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2/25/10

Chaos Theory and Avalanches: Your Brain Is Like A Pile of Sand

So you think your thoughts, you say? Well, if you do, what will you think thirty seconds from now? One minute from now? One hour? Where is this thinker you claim yourself to be?

What about space? You know what that is, right? Show me space. You are wrong if you say it is that which is occupied by the chair, the wall, and your computer monitor. They occur in relationships and are put in something termed space to explain the relationships. In fact, pure space is an illusion. What you call space is instead a sense impression used to filter the relationship of objects.*

When you think about it, you realize that many of our intuitions about the world are only a way for us to make sense out of it so we can get along within it. Making sense out of it is not the same as the way things are within it.

So when I say that the brain--your thoughts, your reason--works in a kind of chaos, don't dismiss the idea out of hand.

Formulated by Edward Lorenz in his study of weather patterns, then applied to population growth by Robert May, and later developed into the fractal geometry of nature by Benoit Mandelbrot, Chaos Theory now has entered the field of neuroscience.

According to those who apply the theory to consciousness, your brain operates on the edge of chaos. Moreover, disorder is essential to the brain's ability to transmit information and solve problems.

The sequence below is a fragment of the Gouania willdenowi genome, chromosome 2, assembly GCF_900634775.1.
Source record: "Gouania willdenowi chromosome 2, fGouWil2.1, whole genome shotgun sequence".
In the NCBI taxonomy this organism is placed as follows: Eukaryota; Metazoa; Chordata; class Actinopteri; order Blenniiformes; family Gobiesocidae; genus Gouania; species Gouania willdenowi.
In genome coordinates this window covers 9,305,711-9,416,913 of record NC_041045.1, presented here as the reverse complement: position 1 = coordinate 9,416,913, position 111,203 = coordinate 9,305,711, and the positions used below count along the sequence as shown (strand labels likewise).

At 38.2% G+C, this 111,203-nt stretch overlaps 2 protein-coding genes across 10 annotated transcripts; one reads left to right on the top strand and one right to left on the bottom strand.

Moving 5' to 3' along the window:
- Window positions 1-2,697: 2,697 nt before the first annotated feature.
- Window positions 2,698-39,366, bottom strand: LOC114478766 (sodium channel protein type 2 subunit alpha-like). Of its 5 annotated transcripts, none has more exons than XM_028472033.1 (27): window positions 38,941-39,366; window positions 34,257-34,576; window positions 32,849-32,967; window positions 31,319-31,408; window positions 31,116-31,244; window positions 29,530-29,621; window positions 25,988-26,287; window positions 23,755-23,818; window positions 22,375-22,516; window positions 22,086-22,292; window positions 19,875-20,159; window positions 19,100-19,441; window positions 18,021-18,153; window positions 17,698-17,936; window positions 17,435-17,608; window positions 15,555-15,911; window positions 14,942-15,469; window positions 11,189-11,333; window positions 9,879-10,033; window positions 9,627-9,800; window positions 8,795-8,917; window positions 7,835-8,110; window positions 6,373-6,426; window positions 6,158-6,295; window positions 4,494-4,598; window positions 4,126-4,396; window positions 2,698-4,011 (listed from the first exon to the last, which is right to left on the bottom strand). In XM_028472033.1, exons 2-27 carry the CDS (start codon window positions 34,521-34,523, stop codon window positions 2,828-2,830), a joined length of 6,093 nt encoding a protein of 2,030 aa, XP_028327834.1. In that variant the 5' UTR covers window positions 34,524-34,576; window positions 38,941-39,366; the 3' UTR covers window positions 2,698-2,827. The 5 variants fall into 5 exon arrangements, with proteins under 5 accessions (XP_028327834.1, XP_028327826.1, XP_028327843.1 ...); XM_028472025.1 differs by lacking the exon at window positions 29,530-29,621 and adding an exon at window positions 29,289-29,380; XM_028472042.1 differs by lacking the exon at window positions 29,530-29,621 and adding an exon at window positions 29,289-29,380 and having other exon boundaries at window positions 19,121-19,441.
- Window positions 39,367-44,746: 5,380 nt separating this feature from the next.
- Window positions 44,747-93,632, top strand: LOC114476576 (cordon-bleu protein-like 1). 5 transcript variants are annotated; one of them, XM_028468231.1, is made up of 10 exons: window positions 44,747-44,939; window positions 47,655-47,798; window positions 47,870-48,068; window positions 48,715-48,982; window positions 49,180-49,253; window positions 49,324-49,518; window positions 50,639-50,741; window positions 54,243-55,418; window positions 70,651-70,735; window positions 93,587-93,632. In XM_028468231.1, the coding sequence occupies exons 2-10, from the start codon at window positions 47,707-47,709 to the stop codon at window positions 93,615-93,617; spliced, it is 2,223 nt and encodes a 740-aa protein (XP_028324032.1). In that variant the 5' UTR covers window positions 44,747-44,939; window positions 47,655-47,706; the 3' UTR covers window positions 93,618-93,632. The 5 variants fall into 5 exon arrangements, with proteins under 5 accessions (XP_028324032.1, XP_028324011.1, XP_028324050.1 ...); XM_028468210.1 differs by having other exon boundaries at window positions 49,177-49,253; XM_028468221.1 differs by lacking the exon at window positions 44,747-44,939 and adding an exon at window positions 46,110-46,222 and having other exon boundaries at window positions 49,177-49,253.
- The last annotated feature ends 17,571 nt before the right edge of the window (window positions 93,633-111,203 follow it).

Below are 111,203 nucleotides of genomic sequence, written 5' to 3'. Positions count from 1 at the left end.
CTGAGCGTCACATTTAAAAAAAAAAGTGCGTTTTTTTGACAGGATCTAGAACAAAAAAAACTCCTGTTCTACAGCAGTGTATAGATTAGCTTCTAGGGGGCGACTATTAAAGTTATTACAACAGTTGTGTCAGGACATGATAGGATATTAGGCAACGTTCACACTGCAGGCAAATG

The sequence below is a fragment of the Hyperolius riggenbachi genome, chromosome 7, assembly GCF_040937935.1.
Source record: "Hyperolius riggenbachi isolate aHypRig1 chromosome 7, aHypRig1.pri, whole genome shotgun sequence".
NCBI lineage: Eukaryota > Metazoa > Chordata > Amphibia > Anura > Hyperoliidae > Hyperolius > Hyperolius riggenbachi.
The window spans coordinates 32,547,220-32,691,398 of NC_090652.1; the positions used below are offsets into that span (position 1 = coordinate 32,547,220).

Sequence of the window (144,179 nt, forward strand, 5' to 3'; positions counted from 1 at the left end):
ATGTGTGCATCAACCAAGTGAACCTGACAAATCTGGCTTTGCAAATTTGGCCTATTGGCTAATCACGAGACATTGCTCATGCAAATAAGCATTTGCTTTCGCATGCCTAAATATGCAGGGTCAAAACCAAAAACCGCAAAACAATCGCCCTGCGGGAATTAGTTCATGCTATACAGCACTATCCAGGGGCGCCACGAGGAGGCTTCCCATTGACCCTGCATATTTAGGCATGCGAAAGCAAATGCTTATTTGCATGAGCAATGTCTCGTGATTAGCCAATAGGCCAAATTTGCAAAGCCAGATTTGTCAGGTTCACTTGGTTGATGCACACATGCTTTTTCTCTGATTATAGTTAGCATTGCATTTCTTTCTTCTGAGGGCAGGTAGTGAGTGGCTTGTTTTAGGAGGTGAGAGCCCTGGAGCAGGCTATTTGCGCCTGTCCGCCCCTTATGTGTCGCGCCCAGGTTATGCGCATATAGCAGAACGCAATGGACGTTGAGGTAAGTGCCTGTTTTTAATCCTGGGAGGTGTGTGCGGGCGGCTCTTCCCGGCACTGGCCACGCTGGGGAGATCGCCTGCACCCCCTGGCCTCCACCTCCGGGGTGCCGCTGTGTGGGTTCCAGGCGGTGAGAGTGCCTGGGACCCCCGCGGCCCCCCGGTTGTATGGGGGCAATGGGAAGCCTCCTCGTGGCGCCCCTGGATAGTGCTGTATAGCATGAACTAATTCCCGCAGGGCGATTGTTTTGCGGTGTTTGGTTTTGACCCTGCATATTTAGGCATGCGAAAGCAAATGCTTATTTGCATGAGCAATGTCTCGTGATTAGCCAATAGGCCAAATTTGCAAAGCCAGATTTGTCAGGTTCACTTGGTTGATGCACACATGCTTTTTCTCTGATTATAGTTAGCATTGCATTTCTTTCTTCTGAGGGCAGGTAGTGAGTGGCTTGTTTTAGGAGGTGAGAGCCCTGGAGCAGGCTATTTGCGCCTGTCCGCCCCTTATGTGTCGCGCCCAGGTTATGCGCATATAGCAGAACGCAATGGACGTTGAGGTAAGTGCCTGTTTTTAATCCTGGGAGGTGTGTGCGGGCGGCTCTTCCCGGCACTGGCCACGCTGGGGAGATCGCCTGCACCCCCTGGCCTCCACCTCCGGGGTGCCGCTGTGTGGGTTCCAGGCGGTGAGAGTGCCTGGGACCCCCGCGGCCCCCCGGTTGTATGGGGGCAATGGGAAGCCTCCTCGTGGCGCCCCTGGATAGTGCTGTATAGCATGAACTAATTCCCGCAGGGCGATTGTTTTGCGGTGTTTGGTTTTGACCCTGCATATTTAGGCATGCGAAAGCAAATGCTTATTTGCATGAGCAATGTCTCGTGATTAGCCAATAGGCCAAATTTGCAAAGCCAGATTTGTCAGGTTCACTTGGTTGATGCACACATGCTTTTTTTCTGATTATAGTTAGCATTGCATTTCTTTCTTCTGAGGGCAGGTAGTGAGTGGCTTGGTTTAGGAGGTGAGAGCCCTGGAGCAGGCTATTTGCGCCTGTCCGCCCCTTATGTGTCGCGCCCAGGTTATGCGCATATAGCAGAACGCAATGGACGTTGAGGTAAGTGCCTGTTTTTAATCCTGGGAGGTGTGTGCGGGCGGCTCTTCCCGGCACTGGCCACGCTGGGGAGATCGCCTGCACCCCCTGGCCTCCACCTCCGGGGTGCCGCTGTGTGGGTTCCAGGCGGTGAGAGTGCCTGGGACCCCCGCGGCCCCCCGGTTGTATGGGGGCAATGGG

"In technical terms, systems on the edge of chaos are said to be in a state of "self-organised criticality". These systems are right on the boundary between stable, orderly behaviour - such as a swinging pendulum - and the unpredictable world of chaos, as exemplified by turbulence."

When sand piles reach a certain height and mass, they unpredictably begin to avalanche. "The brain has much in common with them. Networks of brain cells alternate between periods of calm and periods of instability - "avalanches" of electrical activity that cascade through the neurons. Like real avalanches, exactly how these cascades occur and the resulting state of the brain are unpredictable." More

*Einstein folded Newton's classical space and time into curved spacetime.

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